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Pathology & Oncology Research

, Volume 7, Issue 4, pp 260–266 | Cite as

Expression of a decorin-like molecule in human melanoma

  • Andrea Ladányi
  • Mónika Gallai
  • Sándor Paku
  • Julianna O. Nagy
  • József Dudás
  • József Tímár
  • Ilona Kovalszky
Article

Abstract

Decorin, a member of the family of small leucin-rich proteoglycans, has originally been described as a secreted proteoglycan component of the connective tissues, and has been implicated in the negative regulation of cell proliferation directly or via interactions with TGF-β. It was reported to be generally absent from tumor cells. Here we show that human melanoma cell lines express a decorin-like molecule. We detected decorin mRNA by RT-PCR in 7 out 7 human melanoma lines characterized by various metastatic potential. Using polyclonal antiserum against the core protein of decorin, the typical 80–120 kD glycanated form as well as a high molecular weight aberrant version (200–210 kD) of decorin were demonstrated by Western blot technique in the culture supernatants as well as in lysates of human melanoma cells. Finally, decorin epitope was also demonstrated immunohistochemically in human melanoma xenografts, as well as in tumor cells of surgically resected melanomas but not in melanocytes of nevi. The expression of this aberrant decorin did not inhibit thein vitro orin vivo growth of human melanoma cells, and it was independent of their metastatic potential. Human melanoma cell lines expressing aberrant decorin retained sensitivity to the antiproliferative and gelatinase-stimulatory effects of exogenous TGF-β.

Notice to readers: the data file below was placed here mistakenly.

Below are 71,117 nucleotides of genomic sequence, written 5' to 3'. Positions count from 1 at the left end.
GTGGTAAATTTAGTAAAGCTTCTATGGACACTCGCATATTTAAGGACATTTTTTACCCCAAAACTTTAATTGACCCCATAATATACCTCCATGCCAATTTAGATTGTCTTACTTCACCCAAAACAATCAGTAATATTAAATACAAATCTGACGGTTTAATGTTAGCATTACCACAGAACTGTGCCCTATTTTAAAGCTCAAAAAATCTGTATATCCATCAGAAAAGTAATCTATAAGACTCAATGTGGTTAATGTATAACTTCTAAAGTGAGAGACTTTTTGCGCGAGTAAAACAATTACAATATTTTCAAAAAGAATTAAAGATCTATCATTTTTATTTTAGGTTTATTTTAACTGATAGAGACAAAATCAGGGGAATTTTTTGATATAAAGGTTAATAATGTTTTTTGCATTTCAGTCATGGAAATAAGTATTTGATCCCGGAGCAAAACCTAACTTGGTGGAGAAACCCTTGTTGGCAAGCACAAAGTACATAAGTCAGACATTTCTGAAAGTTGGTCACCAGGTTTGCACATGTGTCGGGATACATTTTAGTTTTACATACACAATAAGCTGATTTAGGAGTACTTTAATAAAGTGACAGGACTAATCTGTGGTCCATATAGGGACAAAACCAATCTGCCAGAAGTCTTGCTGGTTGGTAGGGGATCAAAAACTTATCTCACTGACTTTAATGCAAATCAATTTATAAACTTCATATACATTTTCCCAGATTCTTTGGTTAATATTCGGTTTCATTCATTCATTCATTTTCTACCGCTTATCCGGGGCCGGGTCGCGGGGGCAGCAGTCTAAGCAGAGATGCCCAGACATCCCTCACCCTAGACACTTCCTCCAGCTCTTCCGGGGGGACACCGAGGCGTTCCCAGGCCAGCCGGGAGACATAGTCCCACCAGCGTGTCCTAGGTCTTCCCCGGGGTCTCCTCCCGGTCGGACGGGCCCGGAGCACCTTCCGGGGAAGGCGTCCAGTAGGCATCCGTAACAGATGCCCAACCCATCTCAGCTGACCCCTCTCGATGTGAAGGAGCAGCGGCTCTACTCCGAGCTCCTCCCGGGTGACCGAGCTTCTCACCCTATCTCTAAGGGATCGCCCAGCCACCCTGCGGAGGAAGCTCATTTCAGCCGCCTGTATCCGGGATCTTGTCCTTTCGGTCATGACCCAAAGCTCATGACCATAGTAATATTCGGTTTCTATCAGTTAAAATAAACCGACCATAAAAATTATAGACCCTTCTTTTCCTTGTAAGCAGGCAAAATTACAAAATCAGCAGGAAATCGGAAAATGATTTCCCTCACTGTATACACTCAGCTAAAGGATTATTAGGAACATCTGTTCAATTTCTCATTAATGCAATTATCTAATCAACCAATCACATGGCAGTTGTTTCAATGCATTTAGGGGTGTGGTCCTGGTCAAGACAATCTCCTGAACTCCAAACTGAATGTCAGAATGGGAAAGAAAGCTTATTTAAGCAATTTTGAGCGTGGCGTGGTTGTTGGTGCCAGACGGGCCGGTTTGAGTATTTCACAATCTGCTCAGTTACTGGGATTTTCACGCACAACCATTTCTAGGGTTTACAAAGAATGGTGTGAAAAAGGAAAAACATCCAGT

Keywords

decorin human melanoma mRNA protein TGF-beta 

Abbreviations

CS

chondroitin sulfate

PG

proteoglycan

TGF

transforming growth factor

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Copyright information

© Arányi Lajos Foundation 2001

Authors and Affiliations

  • Andrea Ladányi
    • 1
  • Mónika Gallai
    • 2
  • Sándor Paku
    • 3
  • Julianna O. Nagy
    • 4
  • József Dudás
    • 4
  • József Tímár
    • 1
    • 4
  • Ilona Kovalszky
    • 4
  1. 1.Department of Tumor ProgressionNational Institute of OncologyBudapestHungary
  2. 2.Department of Molecular PathologyNational Institute of OncologyBudapest
  3. 3.Department of Molecular PathologyJoint Organization of the Hungarian Academy of Sciences and Semmelweis UniversityHungary
  4. 4.1st Institute of Pathology and Experimental Cancer ResearchSemmelweis UniversityBudapestHungary

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